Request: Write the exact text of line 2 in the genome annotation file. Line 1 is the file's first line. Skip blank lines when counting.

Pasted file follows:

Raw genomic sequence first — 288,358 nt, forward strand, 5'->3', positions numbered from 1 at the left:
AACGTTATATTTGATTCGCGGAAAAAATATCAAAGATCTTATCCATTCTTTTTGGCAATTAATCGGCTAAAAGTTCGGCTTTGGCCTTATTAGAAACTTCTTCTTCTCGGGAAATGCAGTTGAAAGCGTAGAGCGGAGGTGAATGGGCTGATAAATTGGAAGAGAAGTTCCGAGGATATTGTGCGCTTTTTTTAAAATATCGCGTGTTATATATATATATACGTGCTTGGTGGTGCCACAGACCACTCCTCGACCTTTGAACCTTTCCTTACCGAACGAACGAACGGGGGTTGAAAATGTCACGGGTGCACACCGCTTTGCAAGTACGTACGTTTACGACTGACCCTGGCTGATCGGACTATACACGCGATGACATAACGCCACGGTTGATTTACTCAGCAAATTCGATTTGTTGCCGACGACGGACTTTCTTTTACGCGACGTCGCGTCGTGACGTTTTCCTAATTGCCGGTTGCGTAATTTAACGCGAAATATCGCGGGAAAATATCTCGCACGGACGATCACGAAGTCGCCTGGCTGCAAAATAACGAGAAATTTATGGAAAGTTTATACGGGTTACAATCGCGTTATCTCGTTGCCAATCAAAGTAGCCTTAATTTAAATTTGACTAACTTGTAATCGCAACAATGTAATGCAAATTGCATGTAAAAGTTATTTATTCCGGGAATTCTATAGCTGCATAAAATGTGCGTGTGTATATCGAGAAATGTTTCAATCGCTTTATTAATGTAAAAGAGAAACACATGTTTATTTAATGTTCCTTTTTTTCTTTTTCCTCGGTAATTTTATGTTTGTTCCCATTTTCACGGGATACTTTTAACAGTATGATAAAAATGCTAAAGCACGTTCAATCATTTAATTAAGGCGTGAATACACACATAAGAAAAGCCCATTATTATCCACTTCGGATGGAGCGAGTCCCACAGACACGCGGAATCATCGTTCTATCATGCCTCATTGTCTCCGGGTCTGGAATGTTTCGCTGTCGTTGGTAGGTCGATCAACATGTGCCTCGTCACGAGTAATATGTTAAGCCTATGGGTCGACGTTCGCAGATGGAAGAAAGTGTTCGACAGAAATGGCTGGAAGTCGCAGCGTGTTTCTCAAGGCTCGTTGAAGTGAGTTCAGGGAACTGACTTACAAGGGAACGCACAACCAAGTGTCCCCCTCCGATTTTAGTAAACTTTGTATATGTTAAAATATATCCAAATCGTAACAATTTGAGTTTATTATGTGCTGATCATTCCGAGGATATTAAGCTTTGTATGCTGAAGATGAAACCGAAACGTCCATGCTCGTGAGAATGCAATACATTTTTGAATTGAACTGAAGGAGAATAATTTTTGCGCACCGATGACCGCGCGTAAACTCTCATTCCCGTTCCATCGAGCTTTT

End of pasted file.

AACGTTATATTTGATTCGCGGAAAAAATATCAAAGATCTTATCCATTCTTTTTGGCAATTAATCGGCTAAAAGTTCGGCTTTGGCCTTATTAGAAACTTCTTCTTCTCGGGAAATGCAGTTGAAAGCGTAGAGCGGAGGTGAATGGGCTGATAAATTGGAAGAGAAGTTCCGAGGATATTGTGCGCTTTTTTTAAAATATCGCGTGTTATATATATATATACGTGCTTGGTGGTGCCACAGACCACTCCTCGACCTTTGAACCTTTCCTTACCGAACGAACGAACGGGGGTTGAAAATGTCACGGGTGCACACCGCTTTGCAAGTACGTACGTTTACGACTGACCCTGGCTGATCGGACTATACACGCGATGACATAACGCCACGGTTGATTTACTCAGCAAATTCGATTTGTTGCCGACGACGGACTTTCTTTTACGCGACGTCGCGTCGTGACGTTTTCCTAATTGCCGGTTGCGTAATTTAACGCGAAATATCGCGGGAAAATATCTCGCACGGACGATCACGAAGTCGCCTGGCTGCAAAATAACGAGAAATTTATGGAAAGTTTATACGGGTTACAATCGCGTTATCTCGTTGCCAATCAAAGTAGCCTTAATTTAAATTTGACTAACTTGTAATCGCAACAATGTAATGCAAATTGCATGTAAAAGTTATTTATTCCGGGAATTCTATAGCTGCATAAAATGTGCGTGTGTATATCGAGAAATGTTTCAATCGCTTTATTAATGTAAAAGAGAAACACATGTTTATTTAATGTTCCTTTTTTTCTTTTTCCTCGGTAATTTTATGTTTGTTCCCATTTTCACGGGATACTTTTAACAGTATGATAAAAATGCTAAAGCACGTTCAATCATTTAATTAAGGCGTGAATACACACATAAGAAAAGCCCATTATTATCCACTTCGGATGGAGCGAGTCCCACAGACACGCGGAATCATCGTTCTATCATGCCTCATTGTCTCCGGGTCTGGAATGTTTCGCTGTCGTTGGTAGGTCGATCAACATGTGCCTCGTCACGAGTAATATGTTAAGCCTATGGGTCGACGTTCGCAGATGGAAGAAAGTGTTCGACAGAAATGGCTGGAAGTCGCAGCGTGTTTCTCAAGGCTCGTTGAAGTGAGTTCAGGGAACTGACTTACAAGGGAACGCACAACCAAGTGTCCCCCTCCGATTTTAGTAAACTTTGTATATGTTAAAATATATCCAAATCGTAACAATTTGAGTTTATTATGTGCTGATCATTCCGAGGATATTAAGCTTTGTATGCTGAAGATGAAACCGAAACGTCCATGCTCGTGAGAATGCAATACATTTTTGAATTGAACTGAAGGAGAATAATTTTTGCGCACCGATGACCGCGCGTAAACTCTCATTCCCGTTCCATCGAGCTTTT